The seller disclosure document outlines every important detail about a property’s condition. If a home is sold as-is, the seller has to disclose information about the utilities, appliances, electrical systems, structural foundations and other features in the house. Michigan real estate law is written to protect the interests of both buyers and sellers.
Disclosure requirements for sellers
Property sellers have to disclose certain information to buyers, as outlined in the Seller Disclosure Statement. The types of information to disclose include property damages, repairs or renovations in addition to the conditions of various electrical systems and appliances. Every problem with the property must be disclosed, whether it is a malfunctioning appliance or noncompliance with local zoning laws.
However, some properties are exempt from the seller disclosure requirements. Homes that are inherited, foreclosed or transferred through court orders are exempt. A home that is brand new and has never been used is often exempt.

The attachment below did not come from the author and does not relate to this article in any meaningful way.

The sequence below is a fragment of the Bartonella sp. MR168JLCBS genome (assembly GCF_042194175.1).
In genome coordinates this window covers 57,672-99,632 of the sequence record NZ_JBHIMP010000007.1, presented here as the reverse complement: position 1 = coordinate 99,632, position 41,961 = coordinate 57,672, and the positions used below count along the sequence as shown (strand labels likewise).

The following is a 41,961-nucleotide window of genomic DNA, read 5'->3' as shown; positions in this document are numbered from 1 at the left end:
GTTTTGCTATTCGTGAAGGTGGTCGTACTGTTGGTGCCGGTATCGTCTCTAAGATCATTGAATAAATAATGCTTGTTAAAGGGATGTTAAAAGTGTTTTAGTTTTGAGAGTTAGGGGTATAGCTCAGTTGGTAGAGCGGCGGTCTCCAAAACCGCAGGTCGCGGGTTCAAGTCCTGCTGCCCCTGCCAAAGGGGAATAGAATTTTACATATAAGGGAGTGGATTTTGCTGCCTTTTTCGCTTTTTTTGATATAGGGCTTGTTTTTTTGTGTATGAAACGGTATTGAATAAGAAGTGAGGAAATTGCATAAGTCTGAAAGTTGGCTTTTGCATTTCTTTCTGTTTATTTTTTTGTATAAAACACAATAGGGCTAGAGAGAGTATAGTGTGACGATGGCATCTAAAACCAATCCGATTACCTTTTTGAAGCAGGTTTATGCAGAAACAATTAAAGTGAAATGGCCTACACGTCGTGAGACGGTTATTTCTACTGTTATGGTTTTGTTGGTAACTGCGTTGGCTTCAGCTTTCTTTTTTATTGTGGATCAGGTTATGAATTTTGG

Failure to disclose
Failing to disclose certain information about your property is punishable by law, according to the Seller Disclosure Act. The buyer has a right to cancel the sale and receive a full or partial refund. The buyer is entitled to file a claim for fraud and misrepresentation within six months of the closing date, according to real estate law.
Review the property laws in your state
Every state has laws on how sellers should sell properties in order to protect buyers. In the end, it’s more affordable to be upfront and honest about problems with your property. Otherwise, pay for the repairs or renovations yourself and sell the property at a fair price.